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Of course I had to use local Jonagold apples from my favorite stand at the farmers market and they were perfect. The whole thing came together quite easily, and was fun to arrange. I made a frangipane to place under the apples which I think was a nice touch, but you can certainly make this without. Whatever you decide, apples, butter and sugar are always going to be a winning combination. 

 
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French Apple Tart
Adapted from Alexandra Cooks
Ingredients
Pate Brisee

  • 1 1/4 cups flour
  • 1 tablespoon sugar (optional)
  • 8 tbsp. unsalted butter, cubed and chilled, divided
  • 1/2 tsp. table salt
  • 3-4 tablespoons ice water

Tart

  • 5 to 7 apples, peeled, cored, and halved (I used jonagold, but really any apple will do)
  • 2-4 tablespoons sugar
  • 4 tablespoons butter

Frangipane

  • 3/4 cup almonds
  • 2 tablespoons sugar
  • pinch salt
  • 2 tablespoons butter at room temperature
  • 1 small egg
  • 2 teaspoons vanilla, rum, brandy or bourbon

For finishing:

  • Whipped cream or vanilla ice cream, for serving

Instructions
Making the pastry: Combine flour, sugar, 8 tbsp. butter, sugar and salt in a food processor and pulse until pea­-size crumbles form, about 10 pulses. Drizzle in 3 tbsp. ice­-cold water and pulse until dough is moistened, about 3 to 4 pulses. (Do not pulse so much that the dough forms a mass — It will clump together when you form it into a disk.) Add more water if needed, but use as little as possible, just until the dough is just coming together. If you add too much water it will be tough and will shrink when baking. Transfer dough to a work surface and form into a flat disk; wrap it in plastic and refrigerate at least 1 hour, and up to three days. When ready to use, transfer dough to a lightly floured work surface. Using a rolling pin, flatten dough into a 13″ circle and then transfer to a tart pan with a removable bottom; trim edges; chill for at least 1 hour.

Meanwhile make frangipane: add all ingredients to a food processor and process until comes together into a smooth mass. This may take a little time and require some scraping down the sides of the food processor from time to time. Be patient and it will eventually come together. 

When ready to bake; heat oven to 375º. Spread a thin layer (about 2 tablespoons) of frangipane across the bottom surface of your tart shell. Working with one apple half at a time, thinly slice into sections, keeping slices together. Press sliced apple half gently to fan it out; repeat with remaining apple halves. Place 1 fanned apple half on outer edge of the tart dough, pointing inward; repeat with 7 more apple halves (or as many as you are able to fit — with a smaller tart pan, you won't be able to fit as many). Separate remaining apple slices. Starting where the apple halves touch and working your way in, layer apples to create a tight rose pattern. Fill in any gaps with remaining apple.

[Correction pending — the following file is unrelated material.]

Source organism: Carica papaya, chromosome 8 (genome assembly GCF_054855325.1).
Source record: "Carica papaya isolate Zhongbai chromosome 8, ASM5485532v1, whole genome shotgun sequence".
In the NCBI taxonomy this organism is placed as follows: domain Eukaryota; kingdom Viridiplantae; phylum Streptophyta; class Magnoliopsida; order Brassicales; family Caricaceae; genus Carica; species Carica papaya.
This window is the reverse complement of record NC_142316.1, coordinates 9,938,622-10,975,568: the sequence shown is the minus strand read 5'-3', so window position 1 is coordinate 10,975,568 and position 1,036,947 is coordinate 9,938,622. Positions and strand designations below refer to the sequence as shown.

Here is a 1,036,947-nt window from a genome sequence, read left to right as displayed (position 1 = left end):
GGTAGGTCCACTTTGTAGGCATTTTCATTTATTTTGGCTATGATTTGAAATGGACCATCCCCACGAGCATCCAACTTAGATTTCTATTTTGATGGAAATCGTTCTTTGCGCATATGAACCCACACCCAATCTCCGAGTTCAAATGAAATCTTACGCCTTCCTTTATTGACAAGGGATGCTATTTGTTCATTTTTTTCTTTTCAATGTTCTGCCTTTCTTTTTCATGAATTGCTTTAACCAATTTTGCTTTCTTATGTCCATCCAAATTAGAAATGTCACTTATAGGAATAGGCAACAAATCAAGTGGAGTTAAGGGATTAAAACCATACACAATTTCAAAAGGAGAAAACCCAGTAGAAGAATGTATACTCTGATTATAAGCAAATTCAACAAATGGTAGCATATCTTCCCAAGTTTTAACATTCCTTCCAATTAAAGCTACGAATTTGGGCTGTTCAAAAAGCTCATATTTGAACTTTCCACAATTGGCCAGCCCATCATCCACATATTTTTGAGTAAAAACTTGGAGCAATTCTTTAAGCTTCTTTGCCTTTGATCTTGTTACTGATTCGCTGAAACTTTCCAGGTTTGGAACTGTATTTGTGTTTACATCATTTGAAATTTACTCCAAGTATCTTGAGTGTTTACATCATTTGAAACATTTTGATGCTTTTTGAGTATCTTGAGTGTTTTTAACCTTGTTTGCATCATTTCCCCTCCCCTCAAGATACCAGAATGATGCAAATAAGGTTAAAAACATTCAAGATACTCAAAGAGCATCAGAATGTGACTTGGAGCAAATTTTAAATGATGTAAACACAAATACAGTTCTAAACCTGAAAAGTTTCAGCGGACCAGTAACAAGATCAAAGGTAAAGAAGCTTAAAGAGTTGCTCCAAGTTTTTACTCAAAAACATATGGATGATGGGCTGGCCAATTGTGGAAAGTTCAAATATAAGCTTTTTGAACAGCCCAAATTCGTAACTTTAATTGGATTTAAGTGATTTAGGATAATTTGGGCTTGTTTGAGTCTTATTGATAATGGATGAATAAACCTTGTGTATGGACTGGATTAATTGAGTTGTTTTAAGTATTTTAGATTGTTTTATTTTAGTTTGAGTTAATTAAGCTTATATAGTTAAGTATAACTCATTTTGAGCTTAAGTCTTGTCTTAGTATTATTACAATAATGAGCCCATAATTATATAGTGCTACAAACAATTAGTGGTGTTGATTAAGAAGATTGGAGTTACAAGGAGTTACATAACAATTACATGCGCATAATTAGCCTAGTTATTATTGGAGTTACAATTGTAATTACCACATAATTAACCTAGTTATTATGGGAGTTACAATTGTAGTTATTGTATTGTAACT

Sprinkle with sugar and dot with remaining 4 tablespoons butter. Place in the oven (I recommend placing a baking sheet lined with aluminum foil underneath the tart to catch any dripping butter that may otherwise fall to the bottom of the oven and burn) and bake until golden brown, about 70 minutes. Let cool completely before removing from pan and carefully transferring to serving platter. 

Strawberry Rhubarb Pie

Strawberry season is basically over, this is always a sad realization to me since strawberries are my favorite fruit. I love buying a couple quarts at the farmers market and then stuffing my face full of sweet, juicy berries because we all know that freshly picked strawberries last about a day before they start going bad. To me this means I am required to eat as many as possible because I can't let any of these early summer jewels go to waste. This is a task I attack with pleasure.

This year I definitely did my share helping out the local strawberry farmers. This sometime required me to become creative with the baskets and baskets lining my counter. I had a wonderful time figuring out what to do with all of my strawberries, what a fantastic problem! When my neighbor called and told me she had rhubarb galore and I needed to come take some off of her hands I jumped at the opportunity. I had never made a strawberry rhubarb pie, but that was all about to change. Strawberry and rhubarb are my favorite combination. The juicy sweetness of the strawberries combined with the puckering tartness of the rhubarb is a match made in heaven. I'm already looking forward to next year!